• April, 2018 – a thrill a minute in Christine Mangan’s Tangerine
  • May, 2018 – Ruth Ware returns with another mystery thriller in The Death of Mrs. Westaway
  • June, 2018 – oh, my aching back – a good title for my memoirs
  • July, 2018 – Anne Tyler returns to Baltimore in Clock Dance
  • August, 2018 – Delia Owens, a naturalist, writes her first fiction book in Where the Crawdads Sing
  • September, 2018 – a creepy thriller – Louise Candish’s Our House
  • October, 2018 – the power of women in Pat Barker’s The Silence of the Girls
  • November, 2018 – a children’s book with a message for adults by Kate DiCamillo – Louisiana’s Way Home
  • December, 2018 – nonfiction – The Library Book by Susan Orleans

 

 

Smile – It’s Christmas

My favorite irreverent poem for Christmas Eve is Shel Silverstein’s Christmas Dog. Read it again – here.

Looking for inspiration, I found another short popular poem by Silverstein:

Unknown“i made myself a snowball
As perfect as can be.
I thought I’d keep it as a pet,
And let it sleep with me.
I made it some pajamas
And a pillow for it’s head.
Then last night it ran away,
But first – It wet the bed.”

And…another poem from a favorite author, Phyllis McGinley:

Office Party

This holy night in open forum
     Miss Mcintosh, who handles Files,
Has lost one shoe and her decorum.
     Stately, the frozen chairman smiles

On Media, desperately vocal.
     Credit, though they have lost their hopes
Of edging toward an early Local,
     Finger their bonus envelopes.

The glassy boys, the bursting girls
    Of Copy, start a Conga clatter
To a swung carol.  Limply curls
     The final sandwich on the platter

Till hark!  a herald Messenger
     (Room 414) lifts loudly up
His quavering tenor.  Salesmen stir
     Libation for his Lily cup.

“Noel,” he pipes, “Noel, Noel.”
     Some wag beats tempo with a ruler.
And the plump blonde from Personnel
     Collapses by the water cooler. 

And, finally,  a lovely one to dream on by Walter de la Mare:

UnknownMistletoe

Sitting under the mistletoe
(Pale-green, fairy mistletoe),
One last candle burning low,
All the sleepy dancers gone,
Just one candle burning on,
Shadows lurking everywhere:
Some one came, and kissed me there.
Tired I was; my head would go
Nodding under the mistletoe
(Pale-green, fairy mistletoe),
No footsteps came, no voice, but only,
Just as I sat there, sleepy, lonely,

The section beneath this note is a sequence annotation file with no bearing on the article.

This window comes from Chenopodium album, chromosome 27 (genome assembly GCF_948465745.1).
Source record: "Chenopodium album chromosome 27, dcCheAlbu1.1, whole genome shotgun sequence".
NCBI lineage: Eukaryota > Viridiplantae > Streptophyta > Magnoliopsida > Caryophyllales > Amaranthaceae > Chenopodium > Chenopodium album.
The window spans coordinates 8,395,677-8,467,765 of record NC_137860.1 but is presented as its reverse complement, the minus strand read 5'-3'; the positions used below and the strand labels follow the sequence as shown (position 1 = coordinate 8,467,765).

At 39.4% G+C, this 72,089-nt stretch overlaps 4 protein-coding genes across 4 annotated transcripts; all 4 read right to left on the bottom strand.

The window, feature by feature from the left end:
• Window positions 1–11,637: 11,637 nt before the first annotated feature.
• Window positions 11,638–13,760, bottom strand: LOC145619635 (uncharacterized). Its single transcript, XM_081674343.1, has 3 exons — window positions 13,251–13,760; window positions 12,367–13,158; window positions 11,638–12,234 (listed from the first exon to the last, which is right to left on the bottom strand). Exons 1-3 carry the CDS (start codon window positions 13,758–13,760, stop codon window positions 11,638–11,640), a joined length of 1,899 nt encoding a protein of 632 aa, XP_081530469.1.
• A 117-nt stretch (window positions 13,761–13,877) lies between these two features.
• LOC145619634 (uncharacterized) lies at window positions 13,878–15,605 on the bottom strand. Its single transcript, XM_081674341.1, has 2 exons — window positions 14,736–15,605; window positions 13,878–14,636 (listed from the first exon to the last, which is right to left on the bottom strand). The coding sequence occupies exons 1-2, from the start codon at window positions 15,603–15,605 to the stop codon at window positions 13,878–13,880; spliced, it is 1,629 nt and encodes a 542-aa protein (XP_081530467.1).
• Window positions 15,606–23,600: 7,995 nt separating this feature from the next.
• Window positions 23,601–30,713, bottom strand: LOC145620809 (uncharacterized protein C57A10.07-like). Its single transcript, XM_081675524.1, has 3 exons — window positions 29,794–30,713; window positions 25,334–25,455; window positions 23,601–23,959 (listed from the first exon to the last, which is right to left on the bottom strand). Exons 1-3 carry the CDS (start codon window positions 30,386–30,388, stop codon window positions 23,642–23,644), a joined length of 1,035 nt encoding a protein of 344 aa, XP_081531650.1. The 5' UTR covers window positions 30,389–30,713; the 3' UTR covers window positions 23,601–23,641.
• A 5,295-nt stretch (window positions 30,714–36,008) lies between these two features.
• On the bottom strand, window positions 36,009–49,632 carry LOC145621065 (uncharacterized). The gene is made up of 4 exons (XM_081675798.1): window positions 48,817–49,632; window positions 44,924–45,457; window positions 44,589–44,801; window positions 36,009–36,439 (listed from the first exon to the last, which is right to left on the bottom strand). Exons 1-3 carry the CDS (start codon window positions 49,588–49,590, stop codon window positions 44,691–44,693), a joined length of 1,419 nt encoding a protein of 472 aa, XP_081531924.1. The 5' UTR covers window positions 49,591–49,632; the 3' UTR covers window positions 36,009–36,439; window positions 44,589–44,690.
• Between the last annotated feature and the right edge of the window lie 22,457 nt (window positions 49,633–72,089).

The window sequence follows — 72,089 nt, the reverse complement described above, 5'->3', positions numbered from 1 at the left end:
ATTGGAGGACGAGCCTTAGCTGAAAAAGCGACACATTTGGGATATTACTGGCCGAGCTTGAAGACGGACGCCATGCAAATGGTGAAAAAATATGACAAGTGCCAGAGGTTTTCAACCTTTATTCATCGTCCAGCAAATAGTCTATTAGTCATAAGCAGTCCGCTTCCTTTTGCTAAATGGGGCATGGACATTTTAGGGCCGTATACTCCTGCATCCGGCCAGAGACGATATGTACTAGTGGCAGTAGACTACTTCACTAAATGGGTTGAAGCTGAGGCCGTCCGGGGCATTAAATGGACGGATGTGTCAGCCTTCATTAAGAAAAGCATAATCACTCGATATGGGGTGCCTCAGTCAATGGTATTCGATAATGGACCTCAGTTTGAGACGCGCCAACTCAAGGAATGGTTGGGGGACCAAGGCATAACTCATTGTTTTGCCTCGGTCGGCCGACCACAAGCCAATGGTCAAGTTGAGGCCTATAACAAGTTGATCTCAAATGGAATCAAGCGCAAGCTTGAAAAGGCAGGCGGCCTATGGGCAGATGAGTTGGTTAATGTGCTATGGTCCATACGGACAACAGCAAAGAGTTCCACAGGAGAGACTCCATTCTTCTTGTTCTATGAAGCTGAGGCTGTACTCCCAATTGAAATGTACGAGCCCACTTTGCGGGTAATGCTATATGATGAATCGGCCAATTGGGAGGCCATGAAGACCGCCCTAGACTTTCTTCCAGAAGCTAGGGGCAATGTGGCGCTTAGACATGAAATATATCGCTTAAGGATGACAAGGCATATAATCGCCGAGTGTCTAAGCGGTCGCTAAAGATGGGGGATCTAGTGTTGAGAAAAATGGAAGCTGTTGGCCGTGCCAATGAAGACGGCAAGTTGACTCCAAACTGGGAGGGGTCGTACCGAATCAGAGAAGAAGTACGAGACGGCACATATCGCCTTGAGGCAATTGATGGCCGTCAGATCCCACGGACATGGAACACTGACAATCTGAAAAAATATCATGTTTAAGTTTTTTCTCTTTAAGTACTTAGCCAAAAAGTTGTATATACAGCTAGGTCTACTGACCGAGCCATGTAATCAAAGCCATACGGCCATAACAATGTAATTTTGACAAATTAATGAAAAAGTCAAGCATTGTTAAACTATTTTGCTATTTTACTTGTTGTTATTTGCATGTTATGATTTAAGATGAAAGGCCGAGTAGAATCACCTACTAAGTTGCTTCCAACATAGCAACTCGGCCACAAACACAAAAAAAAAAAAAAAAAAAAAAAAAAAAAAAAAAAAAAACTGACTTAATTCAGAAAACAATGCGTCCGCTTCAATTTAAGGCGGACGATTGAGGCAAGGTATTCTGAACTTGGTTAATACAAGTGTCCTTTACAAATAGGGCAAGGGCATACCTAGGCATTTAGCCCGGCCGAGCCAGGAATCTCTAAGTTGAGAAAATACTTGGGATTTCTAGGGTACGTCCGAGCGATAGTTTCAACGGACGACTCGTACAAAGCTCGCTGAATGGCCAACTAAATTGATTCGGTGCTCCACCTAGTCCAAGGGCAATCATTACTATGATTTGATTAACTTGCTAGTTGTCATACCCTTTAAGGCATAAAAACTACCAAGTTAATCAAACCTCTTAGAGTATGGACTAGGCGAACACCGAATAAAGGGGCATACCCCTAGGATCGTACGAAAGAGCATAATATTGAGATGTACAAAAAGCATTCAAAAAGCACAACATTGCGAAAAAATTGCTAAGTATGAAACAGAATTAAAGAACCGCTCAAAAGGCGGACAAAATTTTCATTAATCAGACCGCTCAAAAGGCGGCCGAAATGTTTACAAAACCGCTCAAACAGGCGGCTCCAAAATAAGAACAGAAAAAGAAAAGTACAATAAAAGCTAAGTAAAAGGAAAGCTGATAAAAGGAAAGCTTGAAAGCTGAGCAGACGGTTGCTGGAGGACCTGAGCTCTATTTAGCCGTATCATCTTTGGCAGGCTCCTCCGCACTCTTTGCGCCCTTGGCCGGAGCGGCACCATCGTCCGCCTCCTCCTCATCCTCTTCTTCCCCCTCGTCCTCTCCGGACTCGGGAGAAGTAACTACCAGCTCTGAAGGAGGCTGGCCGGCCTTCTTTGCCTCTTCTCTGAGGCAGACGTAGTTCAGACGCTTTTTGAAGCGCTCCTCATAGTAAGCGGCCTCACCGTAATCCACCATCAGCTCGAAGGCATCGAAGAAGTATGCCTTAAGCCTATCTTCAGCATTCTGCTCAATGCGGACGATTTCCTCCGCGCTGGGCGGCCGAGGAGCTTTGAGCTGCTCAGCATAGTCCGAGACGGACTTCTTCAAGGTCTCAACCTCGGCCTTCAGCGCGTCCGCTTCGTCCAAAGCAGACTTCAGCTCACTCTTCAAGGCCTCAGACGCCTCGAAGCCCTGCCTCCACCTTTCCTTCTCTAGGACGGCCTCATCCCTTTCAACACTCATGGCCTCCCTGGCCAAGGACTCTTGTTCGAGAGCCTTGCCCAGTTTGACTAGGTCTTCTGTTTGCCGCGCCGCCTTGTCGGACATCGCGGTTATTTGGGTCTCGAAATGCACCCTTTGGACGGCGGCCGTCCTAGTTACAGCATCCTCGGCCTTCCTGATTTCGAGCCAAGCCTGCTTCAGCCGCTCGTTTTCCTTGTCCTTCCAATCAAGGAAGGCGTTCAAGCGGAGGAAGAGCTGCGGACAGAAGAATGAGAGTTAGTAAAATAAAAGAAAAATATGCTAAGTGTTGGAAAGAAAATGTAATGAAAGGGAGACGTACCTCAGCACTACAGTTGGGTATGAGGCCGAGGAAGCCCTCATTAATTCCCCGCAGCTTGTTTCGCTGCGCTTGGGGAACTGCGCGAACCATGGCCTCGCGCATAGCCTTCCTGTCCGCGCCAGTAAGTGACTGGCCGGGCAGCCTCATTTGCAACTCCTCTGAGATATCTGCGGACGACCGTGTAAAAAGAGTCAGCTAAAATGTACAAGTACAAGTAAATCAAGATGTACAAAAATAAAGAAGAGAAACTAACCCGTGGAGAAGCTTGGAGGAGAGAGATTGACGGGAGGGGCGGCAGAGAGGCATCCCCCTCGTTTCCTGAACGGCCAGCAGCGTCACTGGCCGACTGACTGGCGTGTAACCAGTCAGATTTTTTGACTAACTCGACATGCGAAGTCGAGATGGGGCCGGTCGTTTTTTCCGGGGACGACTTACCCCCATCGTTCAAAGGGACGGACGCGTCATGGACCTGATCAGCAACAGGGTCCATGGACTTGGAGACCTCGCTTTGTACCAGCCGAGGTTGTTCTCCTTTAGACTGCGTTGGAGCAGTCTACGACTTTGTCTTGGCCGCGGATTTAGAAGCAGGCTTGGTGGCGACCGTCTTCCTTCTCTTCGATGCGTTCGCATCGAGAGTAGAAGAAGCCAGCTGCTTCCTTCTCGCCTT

Stooped in the still and shadowy air
Lips unseen—and kissed me there.

Unknown

 

The Library Book

shopping  It seemed appropriate to borrow Susan Orlean’s The Library Book from the library, and her affinity with the institution caught me from the first page.  I too remember walking to the library as a young girl, holding my mother’s hand, and gleefully letting go once inside to enjoy the freedom of roaming the stacks of children’s books.  I too remember checking out so many books; we had to balance those slippery covers carefully as we walked home. If those books had disappeared in a fire, I would have been devastated. The Library Book tells the story of the 1986 fire that damaged or destroyed more than one million books in Los Angeles’ Central Library.

Perhaps the most poignant note in this book had me forgetting I was reading nonfiction:

Orleans says the fire reminded her of the proverb that when a person dies, it’s as if a library has burned to the ground. “A host of memories and stories and anecdotes that we store in our minds disappears when someone dies. It struck me as being a wonderful way of seeing why libraries feel like these big, collective brains — because they have the memories and stories of a whole culture inside them.

Orleans has produced a comprehensive book in her research, documenting what happens behind the scenes in libraries, how the librarians thought about the fire, then morphing into the library today as it adapts to the digital age. She takes the reader inside the stacks, observing and listening to the questions patrons ask and revealing how the library works. When she investigates the life of Harry Peak, the possible perpetrator, she never hopes to solve the mystery of the devastating fire – but you hope she will.

At times, her attempts at solving the mystery of the fire drives the narrative; other times, her observations of librarians and books connect with my curiosity and awe of both.   I read it all carefully and slowly, and it has inspired three resolutions:

  1. To visit the Los Angeles Central Library,
  2. and find its collection of restaurant menus.
  3. To look for the Library’s float in this year’s Rose Bowl Parade.